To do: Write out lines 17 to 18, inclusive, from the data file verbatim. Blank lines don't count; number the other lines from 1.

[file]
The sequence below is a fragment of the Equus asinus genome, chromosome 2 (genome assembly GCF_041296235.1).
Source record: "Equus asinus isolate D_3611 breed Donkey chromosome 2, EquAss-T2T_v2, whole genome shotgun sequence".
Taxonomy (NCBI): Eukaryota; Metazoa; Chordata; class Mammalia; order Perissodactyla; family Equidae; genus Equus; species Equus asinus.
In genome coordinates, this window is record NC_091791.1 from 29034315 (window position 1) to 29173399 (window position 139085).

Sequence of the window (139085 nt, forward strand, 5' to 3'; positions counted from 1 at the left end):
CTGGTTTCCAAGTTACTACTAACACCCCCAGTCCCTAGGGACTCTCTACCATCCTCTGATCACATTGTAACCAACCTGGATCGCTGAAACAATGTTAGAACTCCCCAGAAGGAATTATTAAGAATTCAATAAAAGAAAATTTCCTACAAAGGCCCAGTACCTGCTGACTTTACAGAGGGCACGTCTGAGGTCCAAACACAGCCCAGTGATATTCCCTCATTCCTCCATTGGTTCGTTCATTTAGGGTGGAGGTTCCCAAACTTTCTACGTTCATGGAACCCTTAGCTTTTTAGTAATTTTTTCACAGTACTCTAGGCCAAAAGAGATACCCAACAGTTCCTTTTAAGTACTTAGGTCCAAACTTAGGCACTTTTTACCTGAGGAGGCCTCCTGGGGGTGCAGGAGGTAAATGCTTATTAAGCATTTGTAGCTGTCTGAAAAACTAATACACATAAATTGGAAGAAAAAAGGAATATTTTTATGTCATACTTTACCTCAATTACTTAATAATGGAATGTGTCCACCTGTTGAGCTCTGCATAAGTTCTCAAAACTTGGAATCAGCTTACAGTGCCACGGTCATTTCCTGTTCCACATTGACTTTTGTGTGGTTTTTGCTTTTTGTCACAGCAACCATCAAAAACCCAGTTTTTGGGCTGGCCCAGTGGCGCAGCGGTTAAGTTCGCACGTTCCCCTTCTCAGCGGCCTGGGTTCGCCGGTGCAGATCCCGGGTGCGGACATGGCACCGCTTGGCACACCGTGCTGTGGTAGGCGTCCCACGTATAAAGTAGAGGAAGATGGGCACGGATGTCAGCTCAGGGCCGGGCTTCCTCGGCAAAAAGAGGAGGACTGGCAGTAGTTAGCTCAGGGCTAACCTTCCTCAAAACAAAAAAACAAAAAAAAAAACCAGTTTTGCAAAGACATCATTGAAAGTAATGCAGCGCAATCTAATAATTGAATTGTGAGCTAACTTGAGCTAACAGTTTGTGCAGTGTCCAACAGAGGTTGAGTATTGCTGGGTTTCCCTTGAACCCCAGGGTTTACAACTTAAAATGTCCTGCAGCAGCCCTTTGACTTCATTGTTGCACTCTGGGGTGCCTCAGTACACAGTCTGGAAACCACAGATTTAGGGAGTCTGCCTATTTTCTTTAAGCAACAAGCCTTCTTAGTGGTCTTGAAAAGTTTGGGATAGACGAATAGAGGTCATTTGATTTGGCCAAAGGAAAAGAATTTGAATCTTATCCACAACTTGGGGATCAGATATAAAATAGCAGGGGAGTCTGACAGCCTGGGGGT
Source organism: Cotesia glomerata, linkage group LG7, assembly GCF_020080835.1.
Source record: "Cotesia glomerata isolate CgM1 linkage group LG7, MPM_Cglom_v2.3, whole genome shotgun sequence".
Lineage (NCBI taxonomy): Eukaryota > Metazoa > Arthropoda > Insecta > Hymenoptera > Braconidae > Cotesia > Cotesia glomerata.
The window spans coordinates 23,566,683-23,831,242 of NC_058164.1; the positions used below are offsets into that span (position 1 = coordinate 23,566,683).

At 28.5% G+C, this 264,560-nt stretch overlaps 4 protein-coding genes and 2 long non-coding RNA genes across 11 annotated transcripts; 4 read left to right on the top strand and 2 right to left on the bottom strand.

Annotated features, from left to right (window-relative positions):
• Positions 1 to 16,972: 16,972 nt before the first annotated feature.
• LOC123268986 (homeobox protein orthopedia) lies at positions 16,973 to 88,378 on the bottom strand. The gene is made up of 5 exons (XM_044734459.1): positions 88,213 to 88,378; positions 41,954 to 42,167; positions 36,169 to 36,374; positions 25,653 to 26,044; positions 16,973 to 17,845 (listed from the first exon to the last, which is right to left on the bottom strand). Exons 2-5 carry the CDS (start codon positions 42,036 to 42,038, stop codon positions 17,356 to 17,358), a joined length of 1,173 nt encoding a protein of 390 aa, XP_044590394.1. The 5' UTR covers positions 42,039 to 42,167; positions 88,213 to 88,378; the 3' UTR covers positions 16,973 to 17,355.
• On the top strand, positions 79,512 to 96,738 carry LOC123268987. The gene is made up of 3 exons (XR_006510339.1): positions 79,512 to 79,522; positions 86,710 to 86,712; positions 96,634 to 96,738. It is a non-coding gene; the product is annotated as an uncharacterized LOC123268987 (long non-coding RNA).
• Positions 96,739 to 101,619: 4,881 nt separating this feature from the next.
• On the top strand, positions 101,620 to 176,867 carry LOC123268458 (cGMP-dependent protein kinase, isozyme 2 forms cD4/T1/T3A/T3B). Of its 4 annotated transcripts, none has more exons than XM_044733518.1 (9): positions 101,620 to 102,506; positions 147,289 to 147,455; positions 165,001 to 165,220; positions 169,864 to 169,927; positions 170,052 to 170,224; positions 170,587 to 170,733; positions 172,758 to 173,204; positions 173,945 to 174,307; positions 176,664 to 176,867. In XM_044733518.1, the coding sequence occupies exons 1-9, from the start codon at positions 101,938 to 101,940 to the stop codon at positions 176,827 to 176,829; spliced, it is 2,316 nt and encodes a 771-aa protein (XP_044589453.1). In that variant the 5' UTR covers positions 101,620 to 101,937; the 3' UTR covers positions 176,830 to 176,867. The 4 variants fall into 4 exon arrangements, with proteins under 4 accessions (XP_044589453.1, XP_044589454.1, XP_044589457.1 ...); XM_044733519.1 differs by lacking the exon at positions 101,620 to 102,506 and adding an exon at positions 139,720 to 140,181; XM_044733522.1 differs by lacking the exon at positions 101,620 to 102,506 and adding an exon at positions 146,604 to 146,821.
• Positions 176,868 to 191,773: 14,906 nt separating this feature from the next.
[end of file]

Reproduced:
• On the top strand, positions 101,620 to 176,867 carry LOC123268458 (cGMP-dependent protein kinase, isozyme 2 forms cD4/T1/T3A/T3B). Of its 4 annotated transcripts, none has more exons than XM_044733518.1 (9): positions 101,620 to 102,506; positions 147,289 to 147,455; positions 165,001 to 165,220; positions 169,864 to 169,927; positions 170,052 to 170,224; positions 170,587 to 170,733; positions 172,758 to 173,204; positions 173,945 to 174,307; positions 176,664 to 176,867. In XM_044733518.1, the coding sequence occupies exons 1-9, from the start codon at positions 101,938 to 101,940 to the stop codon at positions 176,827 to 176,829; spliced, it is 2,316 nt and encodes a 771-aa protein (XP_044589453.1). In that variant the 5' UTR covers positions 101,620 to 101,937; the 3' UTR covers positions 176,830 to 176,867. The 4 variants fall into 4 exon arrangements, with proteins under 4 accessions (XP_044589453.1, XP_044589454.1, XP_044589457.1 ...); XM_044733519.1 differs by lacking the exon at positions 101,620 to 102,506 and adding an exon at positions 139,720 to 140,181; XM_044733522.1 differs by lacking the exon at positions 101,620 to 102,506 and adding an exon at positions 146,604 to 146,821.
• Positions 176,868 to 191,773: 14,906 nt separating this feature from the next.